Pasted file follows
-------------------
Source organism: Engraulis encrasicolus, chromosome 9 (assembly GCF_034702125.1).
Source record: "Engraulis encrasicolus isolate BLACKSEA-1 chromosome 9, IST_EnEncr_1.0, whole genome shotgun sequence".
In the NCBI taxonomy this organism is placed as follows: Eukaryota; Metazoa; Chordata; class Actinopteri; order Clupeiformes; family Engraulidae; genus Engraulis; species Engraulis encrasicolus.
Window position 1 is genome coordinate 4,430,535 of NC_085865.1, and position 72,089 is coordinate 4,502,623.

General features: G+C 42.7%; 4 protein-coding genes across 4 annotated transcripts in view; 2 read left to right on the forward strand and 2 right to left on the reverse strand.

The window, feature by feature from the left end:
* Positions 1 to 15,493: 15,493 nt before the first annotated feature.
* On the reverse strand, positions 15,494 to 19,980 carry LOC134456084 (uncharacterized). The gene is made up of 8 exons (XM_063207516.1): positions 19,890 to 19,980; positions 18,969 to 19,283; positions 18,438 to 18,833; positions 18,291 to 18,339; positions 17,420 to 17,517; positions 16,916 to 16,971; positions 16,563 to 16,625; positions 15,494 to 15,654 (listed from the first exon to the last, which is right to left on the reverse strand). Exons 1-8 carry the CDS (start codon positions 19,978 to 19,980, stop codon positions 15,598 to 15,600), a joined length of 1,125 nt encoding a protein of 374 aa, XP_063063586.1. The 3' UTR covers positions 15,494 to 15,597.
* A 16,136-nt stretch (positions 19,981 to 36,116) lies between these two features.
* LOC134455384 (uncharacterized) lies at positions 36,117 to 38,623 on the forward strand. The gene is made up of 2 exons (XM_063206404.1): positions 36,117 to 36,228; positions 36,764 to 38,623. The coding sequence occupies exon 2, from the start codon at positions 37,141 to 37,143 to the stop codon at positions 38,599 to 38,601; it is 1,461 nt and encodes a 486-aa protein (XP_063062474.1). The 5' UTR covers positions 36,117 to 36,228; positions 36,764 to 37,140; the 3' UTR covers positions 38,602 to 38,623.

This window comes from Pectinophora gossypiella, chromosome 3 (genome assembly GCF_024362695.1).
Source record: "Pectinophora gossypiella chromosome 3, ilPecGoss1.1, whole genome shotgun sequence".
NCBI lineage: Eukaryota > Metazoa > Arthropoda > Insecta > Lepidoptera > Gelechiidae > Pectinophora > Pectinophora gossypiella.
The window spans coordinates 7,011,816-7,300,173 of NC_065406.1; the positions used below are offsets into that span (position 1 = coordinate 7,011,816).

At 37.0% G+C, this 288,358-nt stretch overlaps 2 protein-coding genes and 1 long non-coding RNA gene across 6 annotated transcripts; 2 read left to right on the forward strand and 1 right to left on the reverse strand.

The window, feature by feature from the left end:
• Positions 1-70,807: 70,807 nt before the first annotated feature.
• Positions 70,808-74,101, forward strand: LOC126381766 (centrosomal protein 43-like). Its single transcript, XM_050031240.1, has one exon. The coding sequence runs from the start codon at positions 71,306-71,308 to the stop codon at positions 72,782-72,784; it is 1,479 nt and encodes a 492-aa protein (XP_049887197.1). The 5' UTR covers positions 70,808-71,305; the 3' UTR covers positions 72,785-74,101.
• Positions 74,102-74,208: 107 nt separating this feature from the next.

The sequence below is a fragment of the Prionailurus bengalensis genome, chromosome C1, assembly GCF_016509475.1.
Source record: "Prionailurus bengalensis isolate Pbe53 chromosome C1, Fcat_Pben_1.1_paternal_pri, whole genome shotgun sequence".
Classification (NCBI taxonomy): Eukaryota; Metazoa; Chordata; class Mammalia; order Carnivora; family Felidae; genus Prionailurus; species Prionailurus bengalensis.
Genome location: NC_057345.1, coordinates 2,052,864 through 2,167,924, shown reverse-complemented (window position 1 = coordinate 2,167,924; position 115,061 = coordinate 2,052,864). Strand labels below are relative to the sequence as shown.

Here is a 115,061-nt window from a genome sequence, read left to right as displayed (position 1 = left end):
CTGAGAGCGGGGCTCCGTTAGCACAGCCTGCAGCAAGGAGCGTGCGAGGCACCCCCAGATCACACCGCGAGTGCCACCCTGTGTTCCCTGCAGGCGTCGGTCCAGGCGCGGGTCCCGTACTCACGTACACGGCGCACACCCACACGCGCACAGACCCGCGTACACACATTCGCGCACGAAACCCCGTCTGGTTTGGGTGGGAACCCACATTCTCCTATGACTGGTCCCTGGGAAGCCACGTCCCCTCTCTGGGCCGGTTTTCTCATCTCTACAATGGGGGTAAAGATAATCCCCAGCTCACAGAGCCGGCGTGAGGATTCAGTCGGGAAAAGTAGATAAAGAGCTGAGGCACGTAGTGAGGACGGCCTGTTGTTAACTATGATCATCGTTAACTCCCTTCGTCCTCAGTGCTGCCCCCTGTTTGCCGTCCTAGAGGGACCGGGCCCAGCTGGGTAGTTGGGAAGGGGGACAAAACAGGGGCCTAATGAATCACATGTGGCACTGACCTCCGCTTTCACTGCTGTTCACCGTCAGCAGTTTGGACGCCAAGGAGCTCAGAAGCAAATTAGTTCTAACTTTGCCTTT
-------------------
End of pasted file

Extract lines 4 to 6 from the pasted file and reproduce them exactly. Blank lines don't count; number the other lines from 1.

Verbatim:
Window position 1 is genome coordinate 4,430,535 of NC_085865.1, and position 72,089 is coordinate 4,502,623.

General features: G+C 42.7%; 4 protein-coding genes across 4 annotated transcripts in view; 2 read left to right on the forward strand and 2 right to left on the reverse strand.

The window, feature by feature from the left end: